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Human RightsThe newsletter of the ISBA’s Section on Human Rights Law

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Newsletter articles from 2001

The ADA and state employees By Mary Lee Leahy May 2001 On February 21, 2001, the United States Supreme Court dealt state employees another blow.
AIDA attempts to show HBO who’s “boss” By Gabriella Moretti June 2001 AIDA (American Italian Defense Association) isn't singing the praises of the critically acclaimed HBO mob drama The Sopranos, which has become a pop-culture phenomenon.
Amended Illinois Supreme Court Rules expand the protection of individual rights By Mark E. Wojcik June 2001 Lawyers and judges in Illinois may no longer discriminate on the basis of "disability," "age," "sexual orientation," or "socioeconomic status," pursuant to new Illinois Supreme Court rules announced earlier this year.
Calling all government attorneys January 2001 The ISBA's Standing Committee on Government Lawyers wants to include you in its constituency. Historically, neither the Attorney Registration and Disciplinary Commission nor the Illinois State Bar Association has maintained data with respect to those attorneys engaged in government practice.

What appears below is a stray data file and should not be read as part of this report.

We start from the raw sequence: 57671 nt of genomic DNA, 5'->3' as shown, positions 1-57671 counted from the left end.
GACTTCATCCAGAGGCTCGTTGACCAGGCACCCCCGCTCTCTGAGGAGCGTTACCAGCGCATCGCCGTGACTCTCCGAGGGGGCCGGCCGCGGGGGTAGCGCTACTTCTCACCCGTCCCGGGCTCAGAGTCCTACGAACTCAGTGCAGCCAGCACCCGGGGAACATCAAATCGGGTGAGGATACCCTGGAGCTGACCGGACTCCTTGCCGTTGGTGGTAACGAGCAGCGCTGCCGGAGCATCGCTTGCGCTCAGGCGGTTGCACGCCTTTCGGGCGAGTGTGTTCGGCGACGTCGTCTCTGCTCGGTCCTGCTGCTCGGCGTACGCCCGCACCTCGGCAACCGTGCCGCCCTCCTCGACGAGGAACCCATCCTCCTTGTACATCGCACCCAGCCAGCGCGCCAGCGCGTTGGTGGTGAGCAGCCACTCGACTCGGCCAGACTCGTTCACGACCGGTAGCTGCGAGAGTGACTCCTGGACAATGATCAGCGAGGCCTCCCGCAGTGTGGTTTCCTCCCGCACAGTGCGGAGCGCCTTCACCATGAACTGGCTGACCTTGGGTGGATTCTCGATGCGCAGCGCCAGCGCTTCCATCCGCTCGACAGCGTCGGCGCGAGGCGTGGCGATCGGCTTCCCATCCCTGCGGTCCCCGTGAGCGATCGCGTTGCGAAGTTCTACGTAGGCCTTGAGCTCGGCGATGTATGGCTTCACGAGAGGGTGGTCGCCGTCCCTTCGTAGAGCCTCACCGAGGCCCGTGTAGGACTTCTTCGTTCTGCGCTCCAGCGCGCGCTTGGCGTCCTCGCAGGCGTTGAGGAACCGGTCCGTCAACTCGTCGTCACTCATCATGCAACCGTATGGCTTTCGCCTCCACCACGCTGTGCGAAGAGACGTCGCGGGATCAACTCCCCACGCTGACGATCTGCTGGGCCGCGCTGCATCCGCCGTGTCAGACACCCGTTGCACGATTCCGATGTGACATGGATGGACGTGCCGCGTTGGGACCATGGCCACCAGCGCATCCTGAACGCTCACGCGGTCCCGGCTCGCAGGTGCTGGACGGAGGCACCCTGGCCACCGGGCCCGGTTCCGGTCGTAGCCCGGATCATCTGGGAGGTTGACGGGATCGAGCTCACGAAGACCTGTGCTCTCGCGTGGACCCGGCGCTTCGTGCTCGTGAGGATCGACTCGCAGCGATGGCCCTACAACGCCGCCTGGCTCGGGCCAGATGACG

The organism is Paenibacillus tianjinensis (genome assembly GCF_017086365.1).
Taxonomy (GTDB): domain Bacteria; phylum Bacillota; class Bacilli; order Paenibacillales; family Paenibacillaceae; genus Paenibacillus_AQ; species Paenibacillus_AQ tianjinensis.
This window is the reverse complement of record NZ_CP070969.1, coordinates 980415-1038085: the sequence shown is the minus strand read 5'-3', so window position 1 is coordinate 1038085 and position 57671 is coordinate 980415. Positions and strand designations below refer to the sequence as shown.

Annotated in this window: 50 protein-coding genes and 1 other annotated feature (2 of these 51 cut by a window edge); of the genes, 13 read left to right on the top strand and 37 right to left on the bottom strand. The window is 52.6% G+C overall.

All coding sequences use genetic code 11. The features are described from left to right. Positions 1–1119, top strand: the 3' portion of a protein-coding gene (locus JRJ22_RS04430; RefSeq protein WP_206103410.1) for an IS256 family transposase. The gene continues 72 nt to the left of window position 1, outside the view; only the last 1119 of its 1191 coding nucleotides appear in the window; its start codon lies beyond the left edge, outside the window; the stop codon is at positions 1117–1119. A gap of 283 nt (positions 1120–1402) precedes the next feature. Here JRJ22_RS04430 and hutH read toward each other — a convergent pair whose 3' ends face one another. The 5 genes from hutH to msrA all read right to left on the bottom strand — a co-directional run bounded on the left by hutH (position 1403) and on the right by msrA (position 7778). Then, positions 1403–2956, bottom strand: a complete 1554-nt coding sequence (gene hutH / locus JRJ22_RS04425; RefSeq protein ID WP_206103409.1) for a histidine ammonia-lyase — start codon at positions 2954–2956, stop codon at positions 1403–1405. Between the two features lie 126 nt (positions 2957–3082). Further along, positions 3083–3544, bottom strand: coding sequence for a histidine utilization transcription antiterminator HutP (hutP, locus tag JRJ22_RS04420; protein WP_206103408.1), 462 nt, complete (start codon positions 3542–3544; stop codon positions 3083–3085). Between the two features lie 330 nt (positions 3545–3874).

From the chair By Michael F. O’Brien May 2001 Internet technology has vastly enhanced the Human Rights Section Council's legislative review process.
From the chair By Michael F. O’Brien January 2001 The Human Rights Section Council has had two rather lively meetings this fall and winter.
From the outgoing chair By Michael F. O’Brien June 2001 The review of proposed legislation affecting Human Rights has historically been a primary function of this section council.
Illinois Supreme Court holds school desegregation equitable remedies are not “compensatory damages” justifying taxes or bondsunder Tort Immunity Act By Michael F. O’Brien January 2001 Following eight years of legal challenges by Rockford school district taxpayers, the Illinois Supreme Court has ruled that the Illinois Local Governmental and Governmental Employees Tort Immunity Act, 745 ILCS 10/1-101 et seq. (1998) ("Tort Immunity Act"), does not authorize taxes or bonds for school desegregation suit equitable remedies.
Is Executive Order 11246 still valid? By Douglas A. Darch May 2001 In 1965 then-President Johnson issued Executive Order 11246. This Executive Order required government contractors to meet certain affirmative action obligations.
Law Ed Seriesproposal January 2001 Public records have long been available to people with both the patience to wait in long lines and the means to pay for duplication.
Memorandum: jury verdict in job-bias testers case By Douglas A. Darch January 2001 The use of job-bias testers was dealt a major set-back this September when a federal jury in Chicago returned a verdict for the employer in the first testers case to proceed to trial, Kyles v. J K Guardian Security Services.
The source of Native American rights in Illinois By Matthew W. Beaudet May 2001 It was a great honor to be invited to the ISBA's Individual Rights & Responsibilities Section Council's mid-year meeting last month.
U.S. Supreme Court holds state employees cannot sue for money damages under the ADA By Brian M. Stolzenbach May 2001 In its latest Eleventh Amendment sovereign immunity case, the United States Supreme Court held that individual employees may not sue their state employers for money damages under the Americans with Disabilities Act.